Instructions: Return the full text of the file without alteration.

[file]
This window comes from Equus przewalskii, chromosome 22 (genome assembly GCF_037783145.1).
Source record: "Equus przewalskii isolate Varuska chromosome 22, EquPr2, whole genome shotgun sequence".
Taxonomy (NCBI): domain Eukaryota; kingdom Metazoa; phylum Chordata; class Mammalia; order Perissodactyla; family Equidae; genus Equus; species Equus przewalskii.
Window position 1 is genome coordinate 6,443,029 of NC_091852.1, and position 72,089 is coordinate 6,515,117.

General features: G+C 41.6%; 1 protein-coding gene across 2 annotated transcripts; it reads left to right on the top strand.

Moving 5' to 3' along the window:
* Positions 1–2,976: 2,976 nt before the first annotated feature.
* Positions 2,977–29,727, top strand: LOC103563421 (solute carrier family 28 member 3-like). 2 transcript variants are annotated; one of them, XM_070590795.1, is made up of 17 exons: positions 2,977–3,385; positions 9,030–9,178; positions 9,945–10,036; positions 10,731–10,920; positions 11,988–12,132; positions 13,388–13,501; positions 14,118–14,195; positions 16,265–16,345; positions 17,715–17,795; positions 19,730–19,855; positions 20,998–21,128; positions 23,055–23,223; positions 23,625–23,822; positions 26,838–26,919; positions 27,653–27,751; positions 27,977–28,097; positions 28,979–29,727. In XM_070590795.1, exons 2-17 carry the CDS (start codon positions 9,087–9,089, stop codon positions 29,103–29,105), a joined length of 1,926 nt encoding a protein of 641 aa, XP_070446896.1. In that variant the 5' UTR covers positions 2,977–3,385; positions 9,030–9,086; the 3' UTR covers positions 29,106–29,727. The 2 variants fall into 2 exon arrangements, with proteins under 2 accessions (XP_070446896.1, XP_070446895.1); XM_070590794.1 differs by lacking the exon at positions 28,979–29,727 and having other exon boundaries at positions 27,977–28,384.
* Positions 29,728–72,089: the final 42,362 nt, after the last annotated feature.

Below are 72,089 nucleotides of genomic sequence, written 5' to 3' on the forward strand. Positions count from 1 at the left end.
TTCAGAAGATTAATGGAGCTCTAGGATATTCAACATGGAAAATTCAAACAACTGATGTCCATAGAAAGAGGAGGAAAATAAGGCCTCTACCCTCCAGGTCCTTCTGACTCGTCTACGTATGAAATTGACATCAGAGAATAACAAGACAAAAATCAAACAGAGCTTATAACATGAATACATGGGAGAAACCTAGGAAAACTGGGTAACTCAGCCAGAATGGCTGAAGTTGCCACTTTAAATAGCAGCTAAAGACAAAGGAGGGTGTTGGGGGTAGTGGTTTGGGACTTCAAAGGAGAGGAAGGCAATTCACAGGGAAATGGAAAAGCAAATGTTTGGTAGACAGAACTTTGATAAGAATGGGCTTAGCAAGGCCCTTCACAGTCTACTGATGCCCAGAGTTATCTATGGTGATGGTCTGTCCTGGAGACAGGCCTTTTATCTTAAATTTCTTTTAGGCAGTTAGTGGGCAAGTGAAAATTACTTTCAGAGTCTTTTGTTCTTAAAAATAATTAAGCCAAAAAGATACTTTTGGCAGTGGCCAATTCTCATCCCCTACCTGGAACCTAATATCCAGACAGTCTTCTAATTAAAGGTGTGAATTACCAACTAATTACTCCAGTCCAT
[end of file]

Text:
This window comes from Equus przewalskii, chromosome 22 (genome assembly GCF_037783145.1).
Source record: "Equus przewalskii isolate Varuska chromosome 22, EquPr2, whole genome shotgun sequence".
Taxonomy (NCBI): domain Eukaryota; kingdom Metazoa; phylum Chordata; class Mammalia; order Perissodactyla; family Equidae; genus Equus; species Equus przewalskii.
Window position 1 is genome coordinate 6,443,029 of NC_091852.1, and position 72,089 is coordinate 6,515,117.

General features: G+C 41.6%; 1 protein-coding gene across 2 annotated transcripts; it reads left to right on the top strand.

Moving 5' to 3' along the window:
* Positions 1–2,976: 2,976 nt before the first annotated feature.
* Positions 2,977–29,727, top strand: LOC103563421 (solute carrier family 28 member 3-like). 2 transcript variants are annotated; one of them, XM_070590795.1, is made up of 17 exons: positions 2,977–3,385; positions 9,030–9,178; positions 9,945–10,036; positions 10,731–10,920; positions 11,988–12,132; positions 13,388–13,501; positions 14,118–14,195; positions 16,265–16,345; positions 17,715–17,795; positions 19,730–19,855; positions 20,998–21,128; positions 23,055–23,223; positions 23,625–23,822; positions 26,838–26,919; positions 27,653–27,751; positions 27,977–28,097; positions 28,979–29,727. In XM_070590795.1, exons 2-17 carry the CDS (start codon positions 9,087–9,089, stop codon positions 29,103–29,105), a joined length of 1,926 nt encoding a protein of 641 aa, XP_070446896.1. In that variant the 5' UTR covers positions 2,977–3,385; positions 9,030–9,086; the 3' UTR covers positions 29,106–29,727. The 2 variants fall into 2 exon arrangements, with proteins under 2 accessions (XP_070446896.1, XP_070446895.1); XM_070590794.1 differs by lacking the exon at positions 28,979–29,727 and having other exon boundaries at positions 27,977–28,384.
* Positions 29,728–72,089: the final 42,362 nt, after the last annotated feature.

Below are 72,089 nucleotides of genomic sequence, written 5' to 3' on the forward strand. Positions count from 1 at the left end.
TTCAGAAGATTAATGGAGCTCTAGGATATTCAACATGGAAAATTCAAACAACTGATGTCCATAGAAAGAGGAGGAAAATAAGGCCTCTACCCTCCAGGTCCTTCTGACTCGTCTACGTATGAAATTGACATCAGAGAATAACAAGACAAAAATCAAACAGAGCTTATAACATGAATACATGGGAGAAACCTAGGAAAACTGGGTAACTCAGCCAGAATGGCTGAAGTTGCCACTTTAAATAGCAGCTAAAGACAAAGGAGGGTGTTGGGGGTAGTGGTTTGGGACTTCAAAGGAGAGGAAGGCAATTCACAGGGAAATGGAAAAGCAAATGTTTGGTAGACAGAACTTTGATAAGAATGGGCTTAGCAAGGCCCTTCACAGTCTACTGATGCCCAGAGTTATCTATGGTGATGGTCTGTCCTGGAGACAGGCCTTTTATCTTAAATTTCTTTTAGGCAGTTAGTGGGCAAGTGAAAATTACTTTCAGAGTCTTTTGTTCTTAAAAATAATTAAGCCAAAAAGATACTTTTGGCAGTGGCCAATTCTCATCCCCTACCTGGAACCTAATATCCAGACAGTCTTCTAATTAAAGGTGTGAATTACCAACTAATTACTCCAGTCCAT